THE MIGRATION COLLECTION

The Migration Collection project is a collaborative effort of the City of Vienna and Wien Museum. In a collecting process that will continue until mid-2016, it will assemble relevant objects for the museum's holdings covering the period since the first recruitment of "guest workers" in the 1960s. Its goal is to provide insights into an important chapter of Vienna's recent history and to secure items that bear witness to the lives of a whole generation of women and men in this city. "Vienna is a city of diversity," says City Councillor for Integration Policy Sandra Frauenberger, who sees the Migration Collection as the city's "latest activity that responds to this fact, and one that will illustrate the contribution of migrants to Vienna's success story."

The collecting process is being managed jointly by the Municipal Department for Integration and Diversity (MA 17) and Wien Museum. "At Wien Museum, we do not see the history of the city and its cultures as a homogenous process. The everyday lives of people and 'history from below' have been a focus of our work for more than ten years," says Wien Museum Director Wolfgang Kos. Aspects of migration have repeatedly figured in Wien Museum exhibitions, and the museum has increasingly included in its holdings items that relate to groups and communities that were historically under-represented – and often still are. "We are therefore very glad of the opportunity to expand our collecting activities through the Migration Collection project in a way that will help reflect the diversity of Vienna more accurately," says Director Kos.

A team of qualified experts with broad experience in the field has been appointed to run the project. Arif Akkılıç, Vida Bakondy, Ljubomir Bratić and Regina Wonisch will collect photos and objects that reflect the history of migration and illustrate how it influenced the social development of Vienna as a whole. In its work, the project team will rely on collaboration with private individuals, clubs, associations and other civil society structures, as team leader Vida Bakondy explains: "For a full account of our common history that includes all the Viennese people, we have to cooperate closely with different communities and associations in the collecting process."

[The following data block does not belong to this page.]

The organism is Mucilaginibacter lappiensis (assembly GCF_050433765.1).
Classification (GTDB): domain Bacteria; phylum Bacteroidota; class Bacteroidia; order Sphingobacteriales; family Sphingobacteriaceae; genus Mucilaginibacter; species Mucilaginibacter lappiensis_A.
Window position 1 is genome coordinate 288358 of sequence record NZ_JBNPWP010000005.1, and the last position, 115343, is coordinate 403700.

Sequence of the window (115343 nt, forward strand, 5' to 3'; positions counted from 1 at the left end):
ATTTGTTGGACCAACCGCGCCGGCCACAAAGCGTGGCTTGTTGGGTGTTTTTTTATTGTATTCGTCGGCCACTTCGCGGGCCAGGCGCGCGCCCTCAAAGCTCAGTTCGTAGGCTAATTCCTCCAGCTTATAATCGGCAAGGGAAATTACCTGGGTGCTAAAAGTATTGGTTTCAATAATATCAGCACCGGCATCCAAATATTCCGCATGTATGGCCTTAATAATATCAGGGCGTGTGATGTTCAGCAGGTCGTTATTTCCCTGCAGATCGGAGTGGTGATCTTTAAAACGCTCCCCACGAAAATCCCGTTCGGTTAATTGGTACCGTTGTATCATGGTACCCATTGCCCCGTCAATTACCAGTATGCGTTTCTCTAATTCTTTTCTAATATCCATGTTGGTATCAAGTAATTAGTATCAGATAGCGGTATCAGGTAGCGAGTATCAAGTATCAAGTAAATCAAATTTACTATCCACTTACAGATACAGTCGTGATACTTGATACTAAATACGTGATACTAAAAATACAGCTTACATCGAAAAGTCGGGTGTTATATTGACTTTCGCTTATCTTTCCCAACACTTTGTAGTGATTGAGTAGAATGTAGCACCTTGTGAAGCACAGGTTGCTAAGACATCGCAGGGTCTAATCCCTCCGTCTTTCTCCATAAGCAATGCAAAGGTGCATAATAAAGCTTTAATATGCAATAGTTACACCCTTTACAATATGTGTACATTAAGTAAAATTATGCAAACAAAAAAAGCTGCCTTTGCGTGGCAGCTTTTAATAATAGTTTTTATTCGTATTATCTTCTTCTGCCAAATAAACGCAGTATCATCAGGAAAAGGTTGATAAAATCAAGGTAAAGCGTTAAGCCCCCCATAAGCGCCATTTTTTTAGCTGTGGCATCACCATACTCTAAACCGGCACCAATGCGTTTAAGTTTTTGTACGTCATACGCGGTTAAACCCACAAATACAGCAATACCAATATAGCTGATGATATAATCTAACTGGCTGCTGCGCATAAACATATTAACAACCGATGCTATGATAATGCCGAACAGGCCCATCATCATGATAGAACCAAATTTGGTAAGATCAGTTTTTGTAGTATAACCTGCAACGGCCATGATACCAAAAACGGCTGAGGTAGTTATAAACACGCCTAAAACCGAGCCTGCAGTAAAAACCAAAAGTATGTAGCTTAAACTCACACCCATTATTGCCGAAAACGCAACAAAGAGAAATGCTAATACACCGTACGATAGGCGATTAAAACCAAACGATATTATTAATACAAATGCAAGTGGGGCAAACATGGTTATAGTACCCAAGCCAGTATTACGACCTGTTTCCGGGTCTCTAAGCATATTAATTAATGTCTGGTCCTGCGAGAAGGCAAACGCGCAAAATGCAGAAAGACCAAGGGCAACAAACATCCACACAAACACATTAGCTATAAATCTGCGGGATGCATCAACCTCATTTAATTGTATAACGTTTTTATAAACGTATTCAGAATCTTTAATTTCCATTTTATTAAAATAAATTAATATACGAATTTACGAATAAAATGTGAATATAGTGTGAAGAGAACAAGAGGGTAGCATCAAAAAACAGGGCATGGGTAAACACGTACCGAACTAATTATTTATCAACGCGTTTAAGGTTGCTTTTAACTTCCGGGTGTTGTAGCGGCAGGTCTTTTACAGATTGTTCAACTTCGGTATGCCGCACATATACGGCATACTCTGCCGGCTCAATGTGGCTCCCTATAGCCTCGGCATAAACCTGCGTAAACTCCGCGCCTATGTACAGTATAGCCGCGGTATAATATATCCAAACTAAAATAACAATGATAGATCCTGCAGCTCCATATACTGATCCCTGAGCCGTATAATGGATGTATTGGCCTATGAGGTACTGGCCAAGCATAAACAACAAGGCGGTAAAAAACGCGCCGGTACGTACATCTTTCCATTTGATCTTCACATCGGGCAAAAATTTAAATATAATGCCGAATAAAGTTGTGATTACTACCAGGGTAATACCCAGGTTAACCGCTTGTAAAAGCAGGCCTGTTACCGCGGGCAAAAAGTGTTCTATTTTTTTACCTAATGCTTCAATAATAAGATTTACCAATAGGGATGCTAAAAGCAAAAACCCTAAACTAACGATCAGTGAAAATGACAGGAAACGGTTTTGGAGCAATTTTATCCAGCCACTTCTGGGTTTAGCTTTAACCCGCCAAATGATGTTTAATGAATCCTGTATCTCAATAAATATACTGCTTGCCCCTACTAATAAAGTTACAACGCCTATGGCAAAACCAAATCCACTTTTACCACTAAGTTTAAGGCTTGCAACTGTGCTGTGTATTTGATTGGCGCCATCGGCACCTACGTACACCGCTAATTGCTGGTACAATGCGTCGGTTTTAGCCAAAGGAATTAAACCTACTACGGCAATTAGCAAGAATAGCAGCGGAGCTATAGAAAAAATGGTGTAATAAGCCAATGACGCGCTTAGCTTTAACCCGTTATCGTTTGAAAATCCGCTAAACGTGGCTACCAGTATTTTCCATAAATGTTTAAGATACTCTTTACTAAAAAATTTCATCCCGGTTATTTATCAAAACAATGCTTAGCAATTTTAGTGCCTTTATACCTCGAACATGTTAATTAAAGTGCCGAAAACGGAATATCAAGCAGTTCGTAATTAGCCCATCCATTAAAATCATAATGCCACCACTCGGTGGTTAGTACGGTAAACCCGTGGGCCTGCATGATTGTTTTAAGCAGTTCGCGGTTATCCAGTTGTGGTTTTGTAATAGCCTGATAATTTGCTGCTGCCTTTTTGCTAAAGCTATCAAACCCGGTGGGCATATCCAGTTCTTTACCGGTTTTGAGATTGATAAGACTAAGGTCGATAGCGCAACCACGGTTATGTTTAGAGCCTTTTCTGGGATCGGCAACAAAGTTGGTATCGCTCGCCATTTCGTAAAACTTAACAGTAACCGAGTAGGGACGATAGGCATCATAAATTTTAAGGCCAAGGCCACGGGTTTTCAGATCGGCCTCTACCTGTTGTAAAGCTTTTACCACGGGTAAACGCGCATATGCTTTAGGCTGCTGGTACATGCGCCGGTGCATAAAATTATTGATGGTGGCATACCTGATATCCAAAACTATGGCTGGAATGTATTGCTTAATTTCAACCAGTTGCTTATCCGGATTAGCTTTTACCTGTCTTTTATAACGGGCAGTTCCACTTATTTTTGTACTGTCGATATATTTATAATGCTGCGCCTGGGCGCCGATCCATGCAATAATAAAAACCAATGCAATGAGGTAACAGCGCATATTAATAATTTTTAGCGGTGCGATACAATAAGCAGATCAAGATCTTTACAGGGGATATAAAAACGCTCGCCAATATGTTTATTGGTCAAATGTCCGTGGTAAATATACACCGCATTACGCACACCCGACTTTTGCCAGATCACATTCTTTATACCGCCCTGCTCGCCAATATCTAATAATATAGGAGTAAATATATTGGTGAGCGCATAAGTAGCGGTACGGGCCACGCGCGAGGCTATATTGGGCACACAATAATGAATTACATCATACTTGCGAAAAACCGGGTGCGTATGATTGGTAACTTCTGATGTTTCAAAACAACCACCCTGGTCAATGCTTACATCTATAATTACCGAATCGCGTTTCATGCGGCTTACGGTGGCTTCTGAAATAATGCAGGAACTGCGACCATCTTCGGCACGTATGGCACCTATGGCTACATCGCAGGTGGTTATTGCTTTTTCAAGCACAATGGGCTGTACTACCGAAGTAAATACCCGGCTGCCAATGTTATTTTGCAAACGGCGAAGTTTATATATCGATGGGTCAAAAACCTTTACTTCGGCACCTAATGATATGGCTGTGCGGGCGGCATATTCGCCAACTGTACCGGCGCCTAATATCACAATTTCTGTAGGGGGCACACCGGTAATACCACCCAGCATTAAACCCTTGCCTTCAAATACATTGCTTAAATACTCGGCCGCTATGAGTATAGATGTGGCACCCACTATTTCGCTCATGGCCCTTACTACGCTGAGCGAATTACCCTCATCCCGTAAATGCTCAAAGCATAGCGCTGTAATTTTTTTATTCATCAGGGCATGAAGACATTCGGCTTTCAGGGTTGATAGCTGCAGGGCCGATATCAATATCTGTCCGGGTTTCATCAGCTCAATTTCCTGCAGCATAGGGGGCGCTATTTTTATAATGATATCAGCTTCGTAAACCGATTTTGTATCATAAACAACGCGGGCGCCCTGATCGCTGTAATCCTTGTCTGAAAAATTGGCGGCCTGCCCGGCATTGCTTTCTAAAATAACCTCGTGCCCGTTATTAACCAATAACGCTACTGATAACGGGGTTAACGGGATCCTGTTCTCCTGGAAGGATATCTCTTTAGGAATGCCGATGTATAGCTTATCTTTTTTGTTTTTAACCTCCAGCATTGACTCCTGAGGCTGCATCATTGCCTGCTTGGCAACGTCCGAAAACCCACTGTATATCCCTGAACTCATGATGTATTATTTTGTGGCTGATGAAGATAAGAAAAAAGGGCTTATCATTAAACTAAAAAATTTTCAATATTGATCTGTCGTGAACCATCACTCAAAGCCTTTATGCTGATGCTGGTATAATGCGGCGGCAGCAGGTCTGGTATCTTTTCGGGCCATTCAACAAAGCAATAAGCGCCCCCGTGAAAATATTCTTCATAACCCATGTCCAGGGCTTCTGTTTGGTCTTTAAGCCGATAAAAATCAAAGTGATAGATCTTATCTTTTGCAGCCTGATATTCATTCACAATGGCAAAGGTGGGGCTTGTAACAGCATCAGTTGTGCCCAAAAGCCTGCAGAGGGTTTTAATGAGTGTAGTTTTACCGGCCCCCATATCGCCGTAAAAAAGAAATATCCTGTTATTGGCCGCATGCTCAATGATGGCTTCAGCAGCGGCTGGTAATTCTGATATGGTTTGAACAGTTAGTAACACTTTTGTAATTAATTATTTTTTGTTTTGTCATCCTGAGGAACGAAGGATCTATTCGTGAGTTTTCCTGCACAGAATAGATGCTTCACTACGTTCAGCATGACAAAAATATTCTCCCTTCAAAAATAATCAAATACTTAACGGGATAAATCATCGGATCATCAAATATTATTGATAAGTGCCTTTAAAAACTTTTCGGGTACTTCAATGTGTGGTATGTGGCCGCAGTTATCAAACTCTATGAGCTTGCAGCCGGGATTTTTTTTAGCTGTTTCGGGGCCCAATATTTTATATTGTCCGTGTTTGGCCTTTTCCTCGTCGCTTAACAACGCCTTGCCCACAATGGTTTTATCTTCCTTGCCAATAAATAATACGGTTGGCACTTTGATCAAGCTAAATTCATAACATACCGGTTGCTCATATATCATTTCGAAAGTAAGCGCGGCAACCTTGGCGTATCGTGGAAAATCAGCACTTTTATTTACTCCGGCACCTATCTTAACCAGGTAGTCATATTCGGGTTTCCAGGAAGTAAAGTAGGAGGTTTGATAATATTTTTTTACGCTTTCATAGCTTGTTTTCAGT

Contact:
T: +43 (0)680 246 88 04
E: wienmuseum(at)migrationsammeln.at
 

PROJECT TEAM


Project leader:
Vida Bakondy is an historian and was a member of the exhibition team of "Gastarbajteri. 40 Years of Labour Migration" shown by the Initiative Minderheiten (Minorities Initiative) at Wien Museum in 2004. From 2008 to 2010, she was project coordinator and researcher for the Minorities Initiative's transnational research and exhibition project "Viel Glück! Migration heute – Wien, Belgrad, Zagreb, Istanbul" ("Wish you luck! Migration today – Vienna, Belgrade, Zagreb, Istanbul"). She is a member of the Archiv der Migration (Migration Archive) working group.

Arif Akkılıç has worked as a counsellor and youth worker with young people from migrant families for many years and was a member of the exhibition team of "Gastarbajteri. 40 Years of Labour Migration" shown by the Initiative Minderheiten (Minorities Initiative) at Wien Museum in 2004. Together with Ljubomir Bratić, he organised a campaign for the establishment of an Archiv der Migration (Migration Archive) at the 2012 Wienwoche festival, and is a founding member of the Migration Archive working group.

Ljubomir Bratić is a philosopher, social worker and migration researcher who has worked at the "Integrationshaus Wien" refugee support centre since 1995. He was a member of the exhibition team of "Gastarbajteri. 40 Years of Labour Migration" shown by the Initiative Minderheiten (Minorities Initiative) at Wien Museum in 2004. Together with Arif Akkılıç, he organised a campaign for the establishment of an Archiv der Migration (Migration Archive) at the 2012 Wienwoche festival, and is a founding member of the Migration Archive working group.

Regina Wonisch is an historian and Head of the Research Centre for the History of Minorities in Vienna; she also works as museology expert at the Department of Science Communication and Higher Education Research at the University of Klagenfurt.

Academic advisory member:
Dirk Rupnow, University Professor and Head of the Department of Contemporary History at the University of Innsbruck. His main research area is European contemporary history, with a focus on Holocaust and Jewish studies, migration history, history of science, cultures of remembrance and the politics of memory.